View of Volcano from Roof in Antigua, Guatemala. Photo by Steve Karbelnig, all rights reserved

The house is in a great location. It is near the area where the Chicken Buses depart and arrive (more on that later) and it is down the street from the huge outdoor and partially covered mercado. There is a decent gym around the corner (that I’m thinking about joining) and a supermercado about a block away that seems to have everything and it’s all very inexpensive. Towels for $2.99?

Chicken Bus, Antigua, Guatemala. Photo by Steve Karbelnig, all rights reserved.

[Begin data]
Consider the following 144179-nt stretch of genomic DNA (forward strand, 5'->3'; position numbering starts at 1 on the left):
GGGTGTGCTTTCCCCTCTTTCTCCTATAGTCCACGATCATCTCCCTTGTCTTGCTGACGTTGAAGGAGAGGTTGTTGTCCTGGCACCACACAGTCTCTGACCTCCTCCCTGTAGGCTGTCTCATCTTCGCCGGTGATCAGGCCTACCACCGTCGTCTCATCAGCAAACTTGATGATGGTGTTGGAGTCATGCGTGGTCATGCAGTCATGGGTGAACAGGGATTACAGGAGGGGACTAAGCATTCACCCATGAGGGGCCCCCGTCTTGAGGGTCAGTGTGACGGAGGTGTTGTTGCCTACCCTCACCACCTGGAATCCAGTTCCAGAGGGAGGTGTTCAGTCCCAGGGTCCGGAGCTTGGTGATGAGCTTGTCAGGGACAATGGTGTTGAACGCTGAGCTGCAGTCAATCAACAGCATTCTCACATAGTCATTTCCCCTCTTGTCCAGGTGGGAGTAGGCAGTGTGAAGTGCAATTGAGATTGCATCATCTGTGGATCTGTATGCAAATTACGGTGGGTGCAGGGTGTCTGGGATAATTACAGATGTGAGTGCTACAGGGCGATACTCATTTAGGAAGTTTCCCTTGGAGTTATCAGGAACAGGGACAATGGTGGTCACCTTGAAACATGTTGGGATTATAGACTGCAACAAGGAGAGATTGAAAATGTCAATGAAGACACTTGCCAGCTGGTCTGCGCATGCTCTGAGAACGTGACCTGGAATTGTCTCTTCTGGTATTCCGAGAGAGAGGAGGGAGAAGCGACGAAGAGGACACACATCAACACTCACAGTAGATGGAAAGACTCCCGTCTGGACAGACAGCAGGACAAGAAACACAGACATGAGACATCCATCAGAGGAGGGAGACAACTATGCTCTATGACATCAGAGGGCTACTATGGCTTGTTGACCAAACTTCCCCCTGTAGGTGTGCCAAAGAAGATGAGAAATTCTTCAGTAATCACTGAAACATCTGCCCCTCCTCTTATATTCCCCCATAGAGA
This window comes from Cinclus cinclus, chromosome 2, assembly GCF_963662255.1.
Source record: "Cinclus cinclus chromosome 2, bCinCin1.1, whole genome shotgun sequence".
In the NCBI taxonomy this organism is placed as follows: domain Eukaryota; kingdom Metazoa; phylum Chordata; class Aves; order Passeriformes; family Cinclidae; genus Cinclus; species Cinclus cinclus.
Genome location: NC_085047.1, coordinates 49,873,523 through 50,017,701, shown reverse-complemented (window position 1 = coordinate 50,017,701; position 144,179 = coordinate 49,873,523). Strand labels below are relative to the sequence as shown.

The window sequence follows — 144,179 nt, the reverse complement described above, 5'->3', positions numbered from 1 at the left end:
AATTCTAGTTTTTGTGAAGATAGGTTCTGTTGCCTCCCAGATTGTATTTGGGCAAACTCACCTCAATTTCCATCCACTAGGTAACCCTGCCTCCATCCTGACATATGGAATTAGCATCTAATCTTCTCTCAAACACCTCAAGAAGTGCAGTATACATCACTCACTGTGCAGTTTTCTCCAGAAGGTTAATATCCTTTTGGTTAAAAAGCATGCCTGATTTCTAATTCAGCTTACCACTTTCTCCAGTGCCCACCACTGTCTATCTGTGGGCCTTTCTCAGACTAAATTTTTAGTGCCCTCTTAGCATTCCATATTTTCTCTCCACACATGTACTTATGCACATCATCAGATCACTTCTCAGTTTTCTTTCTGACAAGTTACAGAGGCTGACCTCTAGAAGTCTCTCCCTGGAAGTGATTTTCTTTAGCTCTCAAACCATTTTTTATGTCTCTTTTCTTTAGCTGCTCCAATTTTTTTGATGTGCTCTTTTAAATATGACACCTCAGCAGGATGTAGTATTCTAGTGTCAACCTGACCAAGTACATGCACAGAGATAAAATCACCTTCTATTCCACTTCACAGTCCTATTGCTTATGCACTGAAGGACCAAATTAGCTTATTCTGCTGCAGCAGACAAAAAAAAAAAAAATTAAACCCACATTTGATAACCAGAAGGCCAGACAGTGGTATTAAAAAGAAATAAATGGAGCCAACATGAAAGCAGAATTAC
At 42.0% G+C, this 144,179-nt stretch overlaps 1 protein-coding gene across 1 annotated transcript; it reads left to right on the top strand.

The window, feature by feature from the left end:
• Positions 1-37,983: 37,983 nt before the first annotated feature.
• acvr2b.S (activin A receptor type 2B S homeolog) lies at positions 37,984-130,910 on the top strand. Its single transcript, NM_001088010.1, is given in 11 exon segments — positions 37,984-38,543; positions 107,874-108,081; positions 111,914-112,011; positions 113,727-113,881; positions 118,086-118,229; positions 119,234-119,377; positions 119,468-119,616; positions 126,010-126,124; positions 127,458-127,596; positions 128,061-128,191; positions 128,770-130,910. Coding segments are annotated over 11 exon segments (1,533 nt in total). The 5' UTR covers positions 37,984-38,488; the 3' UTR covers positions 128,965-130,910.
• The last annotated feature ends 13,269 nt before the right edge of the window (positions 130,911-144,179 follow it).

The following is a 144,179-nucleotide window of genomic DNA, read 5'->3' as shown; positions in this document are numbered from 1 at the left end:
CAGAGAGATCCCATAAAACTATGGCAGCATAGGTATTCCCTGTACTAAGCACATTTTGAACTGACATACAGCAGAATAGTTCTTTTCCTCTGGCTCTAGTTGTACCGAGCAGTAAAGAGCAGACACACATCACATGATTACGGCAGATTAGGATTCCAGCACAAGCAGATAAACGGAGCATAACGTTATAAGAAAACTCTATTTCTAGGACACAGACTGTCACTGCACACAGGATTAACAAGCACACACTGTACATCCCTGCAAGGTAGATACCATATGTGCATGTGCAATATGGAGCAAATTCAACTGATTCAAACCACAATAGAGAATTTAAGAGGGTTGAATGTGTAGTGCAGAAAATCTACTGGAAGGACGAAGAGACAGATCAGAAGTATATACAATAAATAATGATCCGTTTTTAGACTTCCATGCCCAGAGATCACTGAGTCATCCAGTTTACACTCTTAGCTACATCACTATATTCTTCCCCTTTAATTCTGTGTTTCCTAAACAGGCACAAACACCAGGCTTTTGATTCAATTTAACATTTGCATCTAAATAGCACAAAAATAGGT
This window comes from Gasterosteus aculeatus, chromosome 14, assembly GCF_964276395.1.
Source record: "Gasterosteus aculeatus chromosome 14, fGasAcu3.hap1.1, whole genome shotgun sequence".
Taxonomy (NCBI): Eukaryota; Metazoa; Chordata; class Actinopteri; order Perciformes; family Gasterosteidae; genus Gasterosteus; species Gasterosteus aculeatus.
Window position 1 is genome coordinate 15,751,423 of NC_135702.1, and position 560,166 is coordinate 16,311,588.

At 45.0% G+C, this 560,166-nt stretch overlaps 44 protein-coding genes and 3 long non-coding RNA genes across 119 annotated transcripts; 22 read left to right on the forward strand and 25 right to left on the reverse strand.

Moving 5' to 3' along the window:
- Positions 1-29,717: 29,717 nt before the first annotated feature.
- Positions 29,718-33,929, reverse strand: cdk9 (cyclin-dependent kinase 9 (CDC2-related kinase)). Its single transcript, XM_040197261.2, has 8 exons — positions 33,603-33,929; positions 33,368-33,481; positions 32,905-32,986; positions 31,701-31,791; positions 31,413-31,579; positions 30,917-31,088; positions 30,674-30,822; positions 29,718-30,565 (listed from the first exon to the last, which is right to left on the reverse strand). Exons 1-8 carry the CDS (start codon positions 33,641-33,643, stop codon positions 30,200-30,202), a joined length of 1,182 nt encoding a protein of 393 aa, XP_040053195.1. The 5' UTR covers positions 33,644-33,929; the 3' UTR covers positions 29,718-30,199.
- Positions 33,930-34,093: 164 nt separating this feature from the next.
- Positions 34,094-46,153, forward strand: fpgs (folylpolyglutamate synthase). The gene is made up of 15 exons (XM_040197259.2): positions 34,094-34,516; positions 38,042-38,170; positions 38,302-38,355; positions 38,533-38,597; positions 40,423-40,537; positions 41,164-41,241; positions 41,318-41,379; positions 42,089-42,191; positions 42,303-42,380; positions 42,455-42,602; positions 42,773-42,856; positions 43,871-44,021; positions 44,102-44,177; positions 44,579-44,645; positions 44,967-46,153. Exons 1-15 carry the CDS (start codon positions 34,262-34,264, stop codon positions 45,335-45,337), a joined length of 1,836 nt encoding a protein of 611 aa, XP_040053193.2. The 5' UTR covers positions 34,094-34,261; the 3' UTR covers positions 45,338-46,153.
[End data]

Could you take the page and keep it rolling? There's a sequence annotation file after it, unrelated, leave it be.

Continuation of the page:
The house  is heavy adorned with Catholic religious artifacts and artwork including a large stitchery rendering of the Last Supper hanging in the dining room, crosses, statues of Jesus and other saints, biblical phrases on the walls, bibles and other items. My room alone has 3 crosses, one large, one small and one that lights up, several rosary beads including one on the wall, a bust of Jesus above my bed, several angelic pictures of the Virgin Mary on the wall and taped to the lamp on my nightstand, several bibles and other religious books. I find all of these items strangely comforting. There’s no need for a mezzuzah – I’m definitely covered! However, there is no place to put my clothes except for a small portable clothes rack – the drawers and cabinets are filled with the clothes and belongings of the family members. Of course, I’m in their home! So I’m partially living out of my suitcase- which I really don’t mind considering how happy I am to be here.